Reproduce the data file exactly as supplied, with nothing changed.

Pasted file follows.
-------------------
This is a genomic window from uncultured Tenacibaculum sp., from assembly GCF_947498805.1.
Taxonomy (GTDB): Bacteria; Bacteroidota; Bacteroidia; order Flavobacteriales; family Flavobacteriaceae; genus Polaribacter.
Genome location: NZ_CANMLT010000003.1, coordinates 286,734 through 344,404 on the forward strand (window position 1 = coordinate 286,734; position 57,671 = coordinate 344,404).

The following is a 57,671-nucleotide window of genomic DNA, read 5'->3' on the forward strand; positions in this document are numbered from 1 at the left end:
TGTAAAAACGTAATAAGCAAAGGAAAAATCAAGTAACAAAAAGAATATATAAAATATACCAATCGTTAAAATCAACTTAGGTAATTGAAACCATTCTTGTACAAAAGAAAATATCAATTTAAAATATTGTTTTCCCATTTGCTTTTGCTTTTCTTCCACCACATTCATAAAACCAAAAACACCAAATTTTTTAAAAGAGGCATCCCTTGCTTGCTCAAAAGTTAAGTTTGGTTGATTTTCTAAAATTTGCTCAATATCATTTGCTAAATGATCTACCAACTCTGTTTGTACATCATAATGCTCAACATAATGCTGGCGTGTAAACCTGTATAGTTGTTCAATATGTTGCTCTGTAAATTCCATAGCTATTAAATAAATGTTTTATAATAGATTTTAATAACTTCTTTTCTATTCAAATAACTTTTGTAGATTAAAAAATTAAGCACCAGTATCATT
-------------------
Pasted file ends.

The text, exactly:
This is a genomic window from uncultured Tenacibaculum sp., from assembly GCF_947498805.1.
Taxonomy (GTDB): Bacteria; Bacteroidota; Bacteroidia; order Flavobacteriales; family Flavobacteriaceae; genus Polaribacter.
Genome location: NZ_CANMLT010000003.1, coordinates 286,734 through 344,404 on the forward strand (window position 1 = coordinate 286,734; position 57,671 = coordinate 344,404).

The following is a 57,671-nucleotide window of genomic DNA, read 5'->3' on the forward strand; positions in this document are numbered from 1 at the left end:
TGTAAAAACGTAATAAGCAAAGGAAAAATCAAGTAACAAAAAGAATATATAAAATATACCAATCGTTAAAATCAACTTAGGTAATTGAAACCATTCTTGTACAAAAGAAAATATCAATTTAAAATATTGTTTTCCCATTTGCTTTTGCTTTTCTTCCACCACATTCATAAAACCAAAAACACCAAATTTTTTAAAAGAGGCATCCCTTGCTTGCTCAAAAGTTAAGTTTGGTTGATTTTCTAAAATTTGCTCAATATCATTTGCTAAATGATCTACCAACTCTGTTTGTACATCATAATGCTCAACATAATGCTGGCGTGTAAACCTGTATAGTTGTTCAATATGTTGCTCTGTAAATTCCATAGCTATTAAATAAATGTTTTATAATAGATTTTAATAACTTCTTTTCTATTCAAATAACTTTTGTAGATTAAAAAATTAAGCACCAGTATCATT